And that is Feminine Responsibility.

I will not downplay how serious a problem sexual advances can be. Even if they are invited, they are not always appropriate. But when they aren’t invited, it’s worse naturally.

But what about the other side of the coin?

Have you noticed how the women on these shows tend to throw themselves at men…and make advances on them. Invited or not.

The reason they get away with it is because the shows assume every man watching would be totally okay with a woman trying to seduce him. Even if he’s married, or has a significant other.

And of course, a lot of men probably wouldn’t argue that. But there’s a few out there who would be very uncomfortable if such a scenario actually happened. (And in my opinion it happens a lot less than the shows imply.

Which brings me back to the point of responsibility.

I have to tell you all, and without embarrassment, that I’ve never been sexually assaulted in any way, or propositioned.

I’ve never been asked out in a normal way actually.

And you have to understand, I’m not ugly. Everyone tells me I’m very good looking. And I’m not some wierdo who drives men off or anything.

So I think I can say with confidence that there’s no outward reason I’ve escaped this problem other than luck…or something more.

If women really deal with this so often, and if men like that are really everywhere, maybe we should consider our own behavior also.

And I mean we as a gender, because personally I try to conduct myself like a lady.

Now, no man, ever, should make an advance on a women who clearly says she doesn’t want it. Period.

But…. 

If women really deal with this so often, and if men like that are really everywhere, maybe we should consider our own behavior also.

Just on this show, I see issues with the intern’s jaded attitude.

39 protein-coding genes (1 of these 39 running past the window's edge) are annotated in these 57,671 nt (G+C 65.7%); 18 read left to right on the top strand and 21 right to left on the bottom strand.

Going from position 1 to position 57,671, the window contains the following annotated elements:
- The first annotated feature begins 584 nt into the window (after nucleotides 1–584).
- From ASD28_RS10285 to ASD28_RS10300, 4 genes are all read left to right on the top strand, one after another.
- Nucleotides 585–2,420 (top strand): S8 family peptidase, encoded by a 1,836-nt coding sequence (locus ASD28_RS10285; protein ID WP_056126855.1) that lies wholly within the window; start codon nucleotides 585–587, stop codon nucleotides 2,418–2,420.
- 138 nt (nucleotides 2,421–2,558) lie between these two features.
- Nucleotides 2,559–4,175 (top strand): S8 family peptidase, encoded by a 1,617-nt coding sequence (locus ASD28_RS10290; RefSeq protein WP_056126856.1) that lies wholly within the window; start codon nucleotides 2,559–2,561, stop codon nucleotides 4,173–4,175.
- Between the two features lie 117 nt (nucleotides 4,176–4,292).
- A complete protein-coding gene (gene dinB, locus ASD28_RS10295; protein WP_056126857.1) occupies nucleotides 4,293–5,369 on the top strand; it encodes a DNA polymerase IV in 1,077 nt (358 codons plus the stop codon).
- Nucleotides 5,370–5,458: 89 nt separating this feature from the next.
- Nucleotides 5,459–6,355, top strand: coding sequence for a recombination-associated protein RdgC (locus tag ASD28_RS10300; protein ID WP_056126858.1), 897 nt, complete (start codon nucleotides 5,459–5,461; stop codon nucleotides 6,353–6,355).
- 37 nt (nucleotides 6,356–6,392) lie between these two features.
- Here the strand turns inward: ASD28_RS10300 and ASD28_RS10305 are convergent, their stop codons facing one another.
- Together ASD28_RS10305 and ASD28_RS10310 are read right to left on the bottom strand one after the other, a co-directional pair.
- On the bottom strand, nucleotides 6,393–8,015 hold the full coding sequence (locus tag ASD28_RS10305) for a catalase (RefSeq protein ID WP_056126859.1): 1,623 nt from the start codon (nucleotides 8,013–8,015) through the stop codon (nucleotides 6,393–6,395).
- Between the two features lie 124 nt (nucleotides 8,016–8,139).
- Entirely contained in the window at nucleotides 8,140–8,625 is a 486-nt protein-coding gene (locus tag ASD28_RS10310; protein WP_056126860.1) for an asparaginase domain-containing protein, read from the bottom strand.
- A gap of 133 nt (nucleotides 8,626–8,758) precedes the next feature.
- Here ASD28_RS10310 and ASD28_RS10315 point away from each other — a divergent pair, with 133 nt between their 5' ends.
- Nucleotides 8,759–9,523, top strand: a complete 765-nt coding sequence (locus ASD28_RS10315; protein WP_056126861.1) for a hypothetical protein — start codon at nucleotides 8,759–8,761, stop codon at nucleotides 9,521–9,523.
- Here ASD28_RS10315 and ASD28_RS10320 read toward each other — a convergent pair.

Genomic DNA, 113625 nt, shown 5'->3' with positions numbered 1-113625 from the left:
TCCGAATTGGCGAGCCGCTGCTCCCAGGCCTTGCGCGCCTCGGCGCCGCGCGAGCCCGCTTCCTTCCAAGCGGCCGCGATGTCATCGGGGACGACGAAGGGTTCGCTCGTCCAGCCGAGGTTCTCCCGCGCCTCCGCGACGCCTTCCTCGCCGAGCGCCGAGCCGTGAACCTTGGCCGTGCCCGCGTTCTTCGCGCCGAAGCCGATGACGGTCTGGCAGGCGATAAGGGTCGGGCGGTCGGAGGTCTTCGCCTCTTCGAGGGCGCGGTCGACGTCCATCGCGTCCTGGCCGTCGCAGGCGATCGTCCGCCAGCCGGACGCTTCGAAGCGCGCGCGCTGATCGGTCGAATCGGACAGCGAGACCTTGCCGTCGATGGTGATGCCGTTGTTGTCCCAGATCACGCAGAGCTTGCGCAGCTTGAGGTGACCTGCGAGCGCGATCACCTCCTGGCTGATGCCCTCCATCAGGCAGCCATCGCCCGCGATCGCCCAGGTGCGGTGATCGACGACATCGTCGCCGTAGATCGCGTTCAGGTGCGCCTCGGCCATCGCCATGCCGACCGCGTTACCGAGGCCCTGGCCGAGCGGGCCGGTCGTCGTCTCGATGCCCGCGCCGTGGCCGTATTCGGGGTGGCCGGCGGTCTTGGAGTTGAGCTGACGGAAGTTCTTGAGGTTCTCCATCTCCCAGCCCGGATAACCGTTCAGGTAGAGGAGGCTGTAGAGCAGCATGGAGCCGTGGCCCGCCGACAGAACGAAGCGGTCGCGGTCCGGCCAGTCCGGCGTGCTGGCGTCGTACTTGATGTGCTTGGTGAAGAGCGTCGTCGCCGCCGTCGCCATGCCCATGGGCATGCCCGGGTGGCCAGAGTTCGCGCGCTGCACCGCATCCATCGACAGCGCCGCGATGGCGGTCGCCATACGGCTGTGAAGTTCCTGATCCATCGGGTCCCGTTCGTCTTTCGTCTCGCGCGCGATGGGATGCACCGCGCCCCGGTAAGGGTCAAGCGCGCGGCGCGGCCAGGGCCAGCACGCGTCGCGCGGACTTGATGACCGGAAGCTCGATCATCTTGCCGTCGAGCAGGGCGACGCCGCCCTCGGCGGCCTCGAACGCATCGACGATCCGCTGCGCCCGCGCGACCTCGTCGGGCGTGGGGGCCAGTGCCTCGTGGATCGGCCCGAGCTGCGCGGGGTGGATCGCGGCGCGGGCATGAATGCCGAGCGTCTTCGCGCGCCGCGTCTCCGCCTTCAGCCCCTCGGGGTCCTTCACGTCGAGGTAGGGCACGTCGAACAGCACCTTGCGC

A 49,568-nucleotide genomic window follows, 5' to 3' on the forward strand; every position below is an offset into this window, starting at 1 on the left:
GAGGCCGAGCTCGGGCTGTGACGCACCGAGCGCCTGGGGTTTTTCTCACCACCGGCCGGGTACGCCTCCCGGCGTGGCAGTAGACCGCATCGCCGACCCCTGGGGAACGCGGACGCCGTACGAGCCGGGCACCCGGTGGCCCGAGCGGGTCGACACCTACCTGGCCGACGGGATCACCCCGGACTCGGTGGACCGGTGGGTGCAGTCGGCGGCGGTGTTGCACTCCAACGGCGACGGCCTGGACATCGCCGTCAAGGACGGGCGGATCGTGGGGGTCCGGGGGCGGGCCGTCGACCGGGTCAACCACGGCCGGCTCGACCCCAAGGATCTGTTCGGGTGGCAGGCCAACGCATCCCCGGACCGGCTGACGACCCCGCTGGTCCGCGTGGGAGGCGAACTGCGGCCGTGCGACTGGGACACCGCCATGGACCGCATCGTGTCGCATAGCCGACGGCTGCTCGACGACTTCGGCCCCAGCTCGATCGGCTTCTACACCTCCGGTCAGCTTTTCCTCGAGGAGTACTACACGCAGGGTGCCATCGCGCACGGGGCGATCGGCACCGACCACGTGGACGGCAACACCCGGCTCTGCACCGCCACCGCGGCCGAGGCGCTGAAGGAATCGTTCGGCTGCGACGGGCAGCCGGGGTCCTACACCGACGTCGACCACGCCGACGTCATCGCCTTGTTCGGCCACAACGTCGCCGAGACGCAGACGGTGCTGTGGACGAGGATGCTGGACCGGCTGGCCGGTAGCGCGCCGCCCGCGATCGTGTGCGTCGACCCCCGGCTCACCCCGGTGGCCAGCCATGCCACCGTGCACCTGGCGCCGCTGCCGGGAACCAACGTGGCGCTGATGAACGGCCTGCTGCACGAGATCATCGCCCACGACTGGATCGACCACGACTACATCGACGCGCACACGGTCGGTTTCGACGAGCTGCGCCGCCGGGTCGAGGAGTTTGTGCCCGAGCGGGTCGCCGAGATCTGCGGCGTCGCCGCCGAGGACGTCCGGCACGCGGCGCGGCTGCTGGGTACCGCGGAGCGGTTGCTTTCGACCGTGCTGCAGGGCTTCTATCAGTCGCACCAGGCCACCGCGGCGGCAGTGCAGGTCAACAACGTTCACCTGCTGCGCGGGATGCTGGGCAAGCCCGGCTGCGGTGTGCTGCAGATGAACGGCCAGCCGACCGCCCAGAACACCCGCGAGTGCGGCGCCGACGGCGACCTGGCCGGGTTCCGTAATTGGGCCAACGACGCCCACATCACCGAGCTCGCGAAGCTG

First of all, she has a reputation clearly. If people know she’s sleeping around with some guy at the hospital, then that says a lot about what she’s willing to do on the job. No body but herself could have given her that rep. It was her choice to do that, the other intern didn’t force himself on her. In fact we see her be the more aggressive one in a different episode.

Again, unrealistic, but if women in real life were to do things like that, and it got around, they would raise certain expectations.

Now, you might say, men could do the same thing without being propositioned by other people at the workplace.

And you would probably be right.

But that’s because women don’t typically go after men the same way men go after them. The women who do get in sexual affairs may not be any less sick and twisted, but they will be in different and often less visible ways.

So, yes, men will do more things we arrest people for. But it doesn’t mean they are always necessarily worse than the women. Not at the heart of it. Sexual misconduct is not always aggressive.

Furthermore, the intern on the show is also known to flirt with other men on staff. By accident maybe, but people will pick up on that.

There is no nice way to say this, if you act like you are easy, people will think you are easy. That’s all there is to it.

See, I believe men, even the sick predators among them, can read women better than we realize. I think that’s why I have always been treated with respect by the opposite sex.

I notice that I, and my sisters and mother, are treated differently by most men than the people we know who are more… morally ambiguous.

It doesn’t mean there aren’t sickos out there who will still come on to us. Sometimes a sick mind takes pleasure in hurting the most innocent of people. But that’s more rare.

The fact is, more predators go for those they perceive as weaker in standards.

And as tired a subject as it is, I think how girls dress is a big part of that.

I think also girls who are less confident, or way too confident, have a certain look in their eye.

And men do too. I can typically tell a gentlemen by the expression on his face and the way he conducts himself around me just in the first time we meet.

Which also suggests that if women are getting a creepy vibe from a man, they need to act on it immediately.

And if they can’t protect themselves, they need to ask for help.

But, they do have responsibility. And also, if they’re job is more important to them than their safety and purity, as this show episode also suggested, then that is a problem.

In that scenario, they are choosing to keep exposing themselves to these advances.

It is no excuse to the men even if that’s the case, the issue should never have to come up at all.

But my point is, we need to make sure we aren’t inviting it either. Think how many female celebrities post provocative pictures of themselves online, or take movie roles that involve doing stuff, they need to realize what they are telling the world.

Anyway, this ran long, so I’m ending it here. Until next time–Natasha.